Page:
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Hopkins doesn’t need an armed police force, now or ever | COMMENTARY

Johns Hopkins University students last year staged a sit-in to protest against an armed police force on campus. The university has now said it will hold off on plans for such a force.
Johns Hopkins University students last year staged a sit-in to protest against an armed police force on campus. The university has now said it will hold off on plans for such a force. (Catherine Rentz / Baltimore Sun)

Dear President Daniels:

I write this letter to thank you for pausing the effort to arm a Johns Hopkins police force and to beseech you to look for alternative strategies to keep our campuses safe.

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Our country is reeling from 400 years of racism. From 400 years of white oppression and violence. From 400 years of using every type of power and especially firepower against black Americans.

I am not a black American. I cannot know the experience of living in America while black. I write as a citizen of Baltimore, as a Hopkins faculty member and as a mother.

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I moved my family to Baltimore in 2011. We live downtown, near Patterson Park. For nine years my children, husband and I have walked and biked this city. We have experienced crime. But overwhelmingly, more common we have experienced neighborliness from our fellow city dwellers.

For nine years I have walked to my office on S. Washington Street. Crime does occur along my route. Yet nine years of walking to and from work and no muggings, no assaults. Not even much in the way of gender-based harassment. Overwhelmingly, more often I have had the simple experience of a lovely walk.

For nine years my children have attended city schools — Hampstead Hill Academy and Baltimore Polytechnic Institute. These are majority minority schools where black, brown and white children all perform well. It has been nine years of my boys walking or taking public transportation to and from these schools and just two instances of bullying by older kids. Overwhelmingly, more often are the experiences of camaraderie between the parents and kids making their way to school.

Along with our two boys, my husband and I helped raise a third child. A boy with Puerto Rican heritage. My white sons are more likely to experience unearned privilege than to experience police brutality. It is the opposite for our brown son.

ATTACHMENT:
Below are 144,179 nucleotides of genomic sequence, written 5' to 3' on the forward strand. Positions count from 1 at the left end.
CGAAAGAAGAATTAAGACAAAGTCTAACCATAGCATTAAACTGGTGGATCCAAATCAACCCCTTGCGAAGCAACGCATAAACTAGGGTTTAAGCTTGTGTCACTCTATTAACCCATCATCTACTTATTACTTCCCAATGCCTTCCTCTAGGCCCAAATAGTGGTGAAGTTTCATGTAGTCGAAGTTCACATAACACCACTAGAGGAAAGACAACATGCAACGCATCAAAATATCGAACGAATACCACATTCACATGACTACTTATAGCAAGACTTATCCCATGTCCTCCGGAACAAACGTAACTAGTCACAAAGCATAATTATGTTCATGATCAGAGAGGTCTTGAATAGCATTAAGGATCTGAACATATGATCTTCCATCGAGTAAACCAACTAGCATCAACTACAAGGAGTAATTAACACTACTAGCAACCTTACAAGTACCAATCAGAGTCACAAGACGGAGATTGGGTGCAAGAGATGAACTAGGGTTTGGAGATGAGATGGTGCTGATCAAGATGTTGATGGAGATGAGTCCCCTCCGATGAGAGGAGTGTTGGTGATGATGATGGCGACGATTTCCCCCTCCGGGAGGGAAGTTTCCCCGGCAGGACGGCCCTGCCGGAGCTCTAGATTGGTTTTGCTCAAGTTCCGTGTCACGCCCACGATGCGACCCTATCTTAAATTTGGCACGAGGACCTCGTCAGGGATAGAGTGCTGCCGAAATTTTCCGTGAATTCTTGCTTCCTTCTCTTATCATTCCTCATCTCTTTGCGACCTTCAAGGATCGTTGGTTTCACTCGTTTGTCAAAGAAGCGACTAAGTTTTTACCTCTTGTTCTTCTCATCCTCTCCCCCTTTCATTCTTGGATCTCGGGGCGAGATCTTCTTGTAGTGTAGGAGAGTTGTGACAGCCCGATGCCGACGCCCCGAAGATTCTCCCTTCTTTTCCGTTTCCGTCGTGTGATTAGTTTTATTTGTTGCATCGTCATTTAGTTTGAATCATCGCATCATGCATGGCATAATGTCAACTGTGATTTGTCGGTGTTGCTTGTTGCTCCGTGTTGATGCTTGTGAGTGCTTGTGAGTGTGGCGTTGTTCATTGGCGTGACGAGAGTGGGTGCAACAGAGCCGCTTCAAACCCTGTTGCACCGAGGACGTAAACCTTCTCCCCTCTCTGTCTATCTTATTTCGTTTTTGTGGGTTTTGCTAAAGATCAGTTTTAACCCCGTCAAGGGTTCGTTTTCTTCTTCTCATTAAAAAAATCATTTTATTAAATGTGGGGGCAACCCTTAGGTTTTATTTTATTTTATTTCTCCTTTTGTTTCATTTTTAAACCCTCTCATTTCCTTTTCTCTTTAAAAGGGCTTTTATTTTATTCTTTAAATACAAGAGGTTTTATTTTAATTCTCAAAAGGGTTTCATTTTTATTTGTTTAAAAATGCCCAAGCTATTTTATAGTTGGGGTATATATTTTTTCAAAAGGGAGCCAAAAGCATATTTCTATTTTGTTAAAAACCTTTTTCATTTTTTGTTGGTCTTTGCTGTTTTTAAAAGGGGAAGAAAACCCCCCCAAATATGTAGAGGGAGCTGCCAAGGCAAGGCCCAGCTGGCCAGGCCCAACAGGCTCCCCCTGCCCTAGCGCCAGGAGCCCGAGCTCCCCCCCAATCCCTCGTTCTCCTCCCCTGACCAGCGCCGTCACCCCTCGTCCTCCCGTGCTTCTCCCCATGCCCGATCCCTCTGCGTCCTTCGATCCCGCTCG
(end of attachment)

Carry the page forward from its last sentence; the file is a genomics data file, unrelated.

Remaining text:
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When I learned of your intent to arm police, what I thought about was the black or brown child who would get shot one day. What I wondered about was how a second gun makes any situation in which there is a first gun any safer. What I heard about were our black colleagues and our black students arguing against arming a Hopkins police force. How could we possibly move forward without their support?

Black faculty, staff, students and visitors have experienced over-policing at the hands of security officers employed by Hopkins and by campus police officers at other universities. Samuel DuBose, a black man, was killed by a white University of Cincinnati police officer in 2015.

While I appreciate that you took the time to build in safeguards to address and reduce these risks as Hopkins prepared to arm its force, I believe no amount of vetting, training, or supervision can guarantee that similar tragedies will not strike our own faculty, staff, students and visitors. And when tragedy does strike, it will almost certainly be against a person of color.

There is no doubt that Baltimore needs solutions to address violent crime. There is no doubt that faculty, staff and student safety must remain a priority on all of our campuses and in all of our buildings. And there is no doubt that arming a police force will cause many of our colleagues and our students to feel and to be less safe, not more.

As a proud faculty member of the world’s number one school of public health, I am confident that we have the right people in the right place to generate different solutions. Solutions that keep everyone equally safe and secure.

Bold steps are needed to fight against the racism that persists in our country. A two-year pause on arming our own police force is one good step. You have the power to take an even bolder step. That is to step back from guns altogether and ensure that no black man, woman, or child is ever killed from a bullet fired by a Hopkins police officer. You have the power to show the world that Hopkins truly believes Black Lives Matter.

Elizabeth J. Letourneau (ElizabethLetourneau@jhu.edu) is a professor at the Johns Hopkins Bloomberg School of Public Health. Her views are her own.

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